The Colorado Basin River Forecast Center’s April 1 forecast is up 1.9 million feet from a month earlier. How to think about how much water that is?
A friend who thinks a lot about water and public communication, but who is not from the Colorado River Basin, was commenting recently on our euphemisms – the “structural deficit” in particular. For those not familiar with the term, it is the amount by which the Lower Colorado River’s water is overallocated. The system’s “paper water” – allocations handed out in the system’s rules – is 1.2 million acre feet greater than the actual available “wet water”.
Seeing our language from the point of view of a smart outsider was helpful, and gave me pause. I ultimately had to agree that structural deficit was a) a euphemism that doesn’t work at all well in communicating with the general public, and b) an incredibly useful language tool for the informed Colorado River community.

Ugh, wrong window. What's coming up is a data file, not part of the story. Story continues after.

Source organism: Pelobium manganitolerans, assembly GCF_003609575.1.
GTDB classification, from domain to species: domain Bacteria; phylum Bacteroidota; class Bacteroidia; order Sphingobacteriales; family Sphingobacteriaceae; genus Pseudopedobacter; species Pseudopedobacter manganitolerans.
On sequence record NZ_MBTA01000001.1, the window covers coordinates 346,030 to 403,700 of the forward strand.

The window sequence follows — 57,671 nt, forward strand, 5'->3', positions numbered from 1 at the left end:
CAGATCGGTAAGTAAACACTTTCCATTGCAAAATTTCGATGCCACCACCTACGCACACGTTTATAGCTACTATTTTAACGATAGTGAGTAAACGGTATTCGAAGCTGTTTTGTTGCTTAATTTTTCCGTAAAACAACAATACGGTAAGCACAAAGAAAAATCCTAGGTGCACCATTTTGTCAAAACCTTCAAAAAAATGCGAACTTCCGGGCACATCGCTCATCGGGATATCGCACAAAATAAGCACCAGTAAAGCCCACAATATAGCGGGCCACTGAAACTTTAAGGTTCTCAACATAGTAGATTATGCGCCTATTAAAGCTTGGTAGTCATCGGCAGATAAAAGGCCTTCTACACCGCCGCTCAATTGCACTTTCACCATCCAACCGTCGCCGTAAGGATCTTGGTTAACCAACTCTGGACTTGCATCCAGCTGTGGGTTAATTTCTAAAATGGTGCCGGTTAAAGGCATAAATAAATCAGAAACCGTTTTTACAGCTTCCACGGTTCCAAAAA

The alternative language, still commonly used, is “drought”. But drought offloads the responsibility to climate. “Structural deficit”, for those thinking hard about the river, moves the problem back within water management accountability. The difference involves which audience you’re speaking with.
Since I presume anyone patient enough to stick with my blog blathering this long is likely a member of “b”, I’ll double down on “structural deficit” for you.
The increase in the March forecast is equal to ~1.6 Structural Deficits.